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Name:Birtsmorton Court, Birtsmorton
HER Reference:WSM07609
Type of record:Building
Grid Reference:SO 800 354
Map Sheet:SO83NW
Parish:Birtsmorton, Malvern Hills, Worcestershire

Monument Types

  • MOAT (MEDIEVAL - 1066 AD to 1539 AD)
  • GATEHOUSE (14TH CENTURY AD to 21ST CENTURY AD - 1301 AD to 2050 AD)
  • MANOR HOUSE (14TH CENTURY AD to 21ST CENTURY AD - 1301 AD to 2050 AD)
  • TIMBER FRAMED BUILDING (14TH CENTURY AD to 21ST CENTURY AD - 1301 AD to 2050 AD)

Associated Events

  • Evaluation in 2000, Land Adjacent to Birtsmorton Court, Birtsmorton (Ref: WSM29251)

Protected Status

  • Listed Building

Full description

Grade I Listed. Moated manor house. Late 16th century with 14th century remains, 18th and 19th century alterations and 20th century additions. Stone, brick and timber-framing with tile roofs. Built around a courtyard. The east, entrance, facade is mostly early 20th century re-using earlier brick and timber and has an earlier stone base. It is of two storeys with attic and is framed in square panels. It has a three-bay centre with a gabled dormer to the central bay, and a cross-wing to each side with diagonal bracing to the gable. A Tudor-arched doorway to the right of the second bay is approached by a 20th century bridge over the moat. Chimney at left, between central first and second bays, and at left of right-hand wing. To the right is a gable of a 17th century timber-framed range on an older stone base. This is framed in square panels and jettied. Its north wall has two projecting stone chimney stacks with brick caps. Adjoining to the west is a 14th century stone gateway with a segmental arch moulded in two orders with added brick battlements and a 19th century bridge. The courtyard is entered from this gateway. Ahead, on the south side, is the hall which has some exposed timber-framing. Above the pointed timber doorway is a window lighting the screens gallery. To the right is a 17th century timber window of five lights with two transoms. To the left of the doorway is a range of three bays and two storeys in stone, on the site of the service wing. This has two-light mullioned windows. The south wall of the hall, facing the moat, has a two-storey gabled timberframed bay window on each side of a stone stack with brick shafts. Adjoining to the left (west) are two bays of the end wall of a 18th century brick building which closes the west side of the courtyard. This is partly a casing of the 16th century timber-framed solar wing. Interior: inserted floor removed from hall in 20th century. The screens gallery is supported on round timber posts. The front incorporates three large plaster panels with late 16th century shields of arms. The plaster ceiling of the hall has moulded ribs, roses, and fleur de lis ornament. Large wall-posts are set in front of the close-studded high end wall. The south room of the west, or solar, wing, is lined with late 16th century oak panelling and has a decorated plaster ceiling. The panelling is divided by Corinthian pilasters and has a frieze with the painted shields of arms of the neighbouring gentry. A carved overmantel has three round-headed panels with painted shields of arms. On the first floor is a fragment of wall painting of a similar date.[1][2]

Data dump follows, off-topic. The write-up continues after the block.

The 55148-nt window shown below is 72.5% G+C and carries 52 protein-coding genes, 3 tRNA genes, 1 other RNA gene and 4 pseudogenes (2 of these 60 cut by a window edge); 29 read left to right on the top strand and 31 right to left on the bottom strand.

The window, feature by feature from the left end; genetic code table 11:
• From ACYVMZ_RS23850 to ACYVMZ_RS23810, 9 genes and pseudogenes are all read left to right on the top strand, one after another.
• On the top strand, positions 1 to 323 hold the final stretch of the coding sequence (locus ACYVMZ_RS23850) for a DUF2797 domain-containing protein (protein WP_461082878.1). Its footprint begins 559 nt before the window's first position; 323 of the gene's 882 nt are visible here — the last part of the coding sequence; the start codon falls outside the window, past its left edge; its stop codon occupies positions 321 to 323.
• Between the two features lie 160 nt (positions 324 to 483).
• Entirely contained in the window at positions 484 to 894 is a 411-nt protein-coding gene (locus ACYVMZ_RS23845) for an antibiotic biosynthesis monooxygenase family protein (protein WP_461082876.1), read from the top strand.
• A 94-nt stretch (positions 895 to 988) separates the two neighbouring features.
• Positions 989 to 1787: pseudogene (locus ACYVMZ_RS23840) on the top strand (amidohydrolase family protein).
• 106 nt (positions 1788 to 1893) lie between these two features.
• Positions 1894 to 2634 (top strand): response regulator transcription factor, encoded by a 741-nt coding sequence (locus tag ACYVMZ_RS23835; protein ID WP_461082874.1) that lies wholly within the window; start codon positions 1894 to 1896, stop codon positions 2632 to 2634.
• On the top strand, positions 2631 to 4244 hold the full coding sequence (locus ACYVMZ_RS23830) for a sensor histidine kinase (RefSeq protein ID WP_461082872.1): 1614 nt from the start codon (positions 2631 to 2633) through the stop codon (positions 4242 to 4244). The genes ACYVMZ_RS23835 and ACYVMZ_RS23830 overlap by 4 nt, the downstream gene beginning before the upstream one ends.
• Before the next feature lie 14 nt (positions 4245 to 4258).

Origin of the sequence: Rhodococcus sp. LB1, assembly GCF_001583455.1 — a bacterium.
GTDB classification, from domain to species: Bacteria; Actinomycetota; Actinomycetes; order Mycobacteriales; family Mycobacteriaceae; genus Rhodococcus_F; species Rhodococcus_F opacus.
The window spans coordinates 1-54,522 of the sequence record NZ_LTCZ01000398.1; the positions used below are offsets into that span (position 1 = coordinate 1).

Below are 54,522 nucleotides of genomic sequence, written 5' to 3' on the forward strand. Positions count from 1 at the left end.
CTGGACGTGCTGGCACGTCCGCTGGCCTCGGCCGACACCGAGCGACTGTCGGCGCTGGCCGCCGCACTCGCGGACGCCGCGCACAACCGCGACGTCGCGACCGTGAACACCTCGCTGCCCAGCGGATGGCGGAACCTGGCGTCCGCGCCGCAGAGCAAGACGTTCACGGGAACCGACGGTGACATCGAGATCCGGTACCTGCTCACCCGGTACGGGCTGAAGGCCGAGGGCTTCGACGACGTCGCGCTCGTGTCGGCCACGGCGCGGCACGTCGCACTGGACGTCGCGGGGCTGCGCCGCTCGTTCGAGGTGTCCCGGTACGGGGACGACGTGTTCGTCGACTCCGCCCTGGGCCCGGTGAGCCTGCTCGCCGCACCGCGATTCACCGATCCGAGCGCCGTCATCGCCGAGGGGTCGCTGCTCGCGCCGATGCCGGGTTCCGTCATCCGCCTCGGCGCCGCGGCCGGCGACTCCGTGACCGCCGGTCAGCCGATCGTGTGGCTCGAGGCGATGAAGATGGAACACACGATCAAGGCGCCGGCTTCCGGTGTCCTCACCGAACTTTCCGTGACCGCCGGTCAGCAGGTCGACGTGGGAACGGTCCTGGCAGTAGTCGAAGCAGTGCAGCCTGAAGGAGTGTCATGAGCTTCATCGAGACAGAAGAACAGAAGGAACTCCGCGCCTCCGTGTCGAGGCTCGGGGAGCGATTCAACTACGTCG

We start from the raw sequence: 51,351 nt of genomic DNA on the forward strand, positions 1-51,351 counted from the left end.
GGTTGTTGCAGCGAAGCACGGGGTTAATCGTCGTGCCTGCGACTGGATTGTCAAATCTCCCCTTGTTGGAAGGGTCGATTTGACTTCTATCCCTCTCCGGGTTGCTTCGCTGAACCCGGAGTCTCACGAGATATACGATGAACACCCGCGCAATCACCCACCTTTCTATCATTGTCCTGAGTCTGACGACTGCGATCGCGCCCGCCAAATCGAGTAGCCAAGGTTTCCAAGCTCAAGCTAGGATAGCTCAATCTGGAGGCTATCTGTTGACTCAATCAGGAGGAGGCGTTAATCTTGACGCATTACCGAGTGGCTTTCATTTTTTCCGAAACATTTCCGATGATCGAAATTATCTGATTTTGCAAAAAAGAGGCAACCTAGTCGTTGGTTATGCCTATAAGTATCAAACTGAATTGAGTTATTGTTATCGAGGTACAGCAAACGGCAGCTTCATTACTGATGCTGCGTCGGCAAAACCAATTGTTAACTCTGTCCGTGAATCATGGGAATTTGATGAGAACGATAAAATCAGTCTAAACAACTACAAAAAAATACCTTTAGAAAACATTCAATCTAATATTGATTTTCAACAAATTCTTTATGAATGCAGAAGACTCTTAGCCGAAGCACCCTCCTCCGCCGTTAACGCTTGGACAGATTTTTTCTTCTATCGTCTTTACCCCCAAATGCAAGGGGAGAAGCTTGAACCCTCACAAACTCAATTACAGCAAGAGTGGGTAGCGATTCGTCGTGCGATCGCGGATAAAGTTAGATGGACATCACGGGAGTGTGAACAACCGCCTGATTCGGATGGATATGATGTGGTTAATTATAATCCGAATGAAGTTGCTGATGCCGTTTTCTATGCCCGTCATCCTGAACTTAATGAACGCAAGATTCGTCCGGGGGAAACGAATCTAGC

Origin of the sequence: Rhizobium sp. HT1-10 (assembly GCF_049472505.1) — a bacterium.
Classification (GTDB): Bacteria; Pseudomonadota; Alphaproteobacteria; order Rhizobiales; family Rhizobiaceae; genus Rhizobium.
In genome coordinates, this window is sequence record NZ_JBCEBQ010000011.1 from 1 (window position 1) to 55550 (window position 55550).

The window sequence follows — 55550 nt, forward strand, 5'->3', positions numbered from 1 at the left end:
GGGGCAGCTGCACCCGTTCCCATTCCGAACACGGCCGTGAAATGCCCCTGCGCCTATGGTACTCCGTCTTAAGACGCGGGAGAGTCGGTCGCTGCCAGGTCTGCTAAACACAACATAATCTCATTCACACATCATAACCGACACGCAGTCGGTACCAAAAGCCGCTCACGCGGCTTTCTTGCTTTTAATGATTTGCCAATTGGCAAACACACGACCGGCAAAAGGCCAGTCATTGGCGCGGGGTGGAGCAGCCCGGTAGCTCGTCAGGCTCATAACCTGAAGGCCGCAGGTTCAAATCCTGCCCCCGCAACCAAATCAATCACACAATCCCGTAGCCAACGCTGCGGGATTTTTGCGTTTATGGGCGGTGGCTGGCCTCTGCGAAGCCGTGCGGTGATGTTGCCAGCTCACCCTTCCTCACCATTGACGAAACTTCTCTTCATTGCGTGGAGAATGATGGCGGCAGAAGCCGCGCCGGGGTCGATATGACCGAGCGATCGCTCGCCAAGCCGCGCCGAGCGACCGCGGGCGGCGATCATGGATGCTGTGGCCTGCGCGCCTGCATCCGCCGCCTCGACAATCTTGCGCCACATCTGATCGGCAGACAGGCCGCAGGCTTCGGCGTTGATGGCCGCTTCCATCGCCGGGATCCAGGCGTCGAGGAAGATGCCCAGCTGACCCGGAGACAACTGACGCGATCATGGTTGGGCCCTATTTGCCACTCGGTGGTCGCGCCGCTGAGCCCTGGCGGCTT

Bought in 1424-5 by John Nanfan who is said to have demolished most of the house before his death c.1447. Probably remodelled for Giles Nanfan from 1572. Further work in the 18th t0 20th centuries (including work by F S Waller, 1871-2) provided varied aspects on every side. The east range of the house, destroyed by fire in the 18th centry, was re-created in 1929-30 by A Hill Parker and Son.[3]

See Nash [4] and the Victoria County History: Page, W. Victoria History of the Counties of Engalnd, Worcestershire Volume IV, 'The church stands near Birtsmorton Court, formerly the home of the Bruts, Ruyhales and Nanfans, the last-named being a family of great distinction in the 15th, 16th and 17th centuries.'

Further details of the history of the Court, and the manor of Birtsmorton.[5]

Illustrations in Niven (Plates 12 and 13).[6]

Site of National Significance - considered for scheduling by English Heritage.[7]

Aerial Photographs.[8]

Sources and further reading

<*>Aerial Photograph: St. Joseph, J. Unknown. Oblique photograph of Birtsmorton Court, Birtsmorton. Worcestershire Archaeological Service.
<*>Aerial Photograph: St. Joseph, J. 1961. Oblique Photograph of Birtsmorton Court, Birtsmorton. Worcestershire Archaeological Service.
<*>Aerial Photograph: St. Joseph, J. 1961. Oblique photograph of Birtsmorton Court, Birtsmorton. Worcestershire Archaeological Service.
<1>Digital archive: English Heritage. Reg updates. THE NATIONAL HERITAGE LIST FOR ENGLAND. English Heritage.
<2>Digital archive: English Heritage. 2000. Images of England. English Heritage website of Listed buildings. English Heritage. www.imagesofengland.org.u.
<3>Bibliographic reference: Brooks, A, and Pevsner, N . 2007. The Buildings of England: Worcestershire. Yale University Press. 151-152.
<4>Bibliographic reference: Nash, T.. 1781. History of Worcestershire - Volume I. . 1. 84.
<5*>Bibliographic reference: Page, W. 1924. A History of the County of Worcestershire; Volume IV. Victoria County History. 29.
<6>Bibliographic reference: Niven, W. 1873. Illustrations of Old Worcestershire Houses.
<7>List: 1998-1999. List of Nationally Important Sites. MPP List.
<8>Aerial Photograph: Various. 1998. Aerial photographs. WHEAS. AS17,AS18,AS21.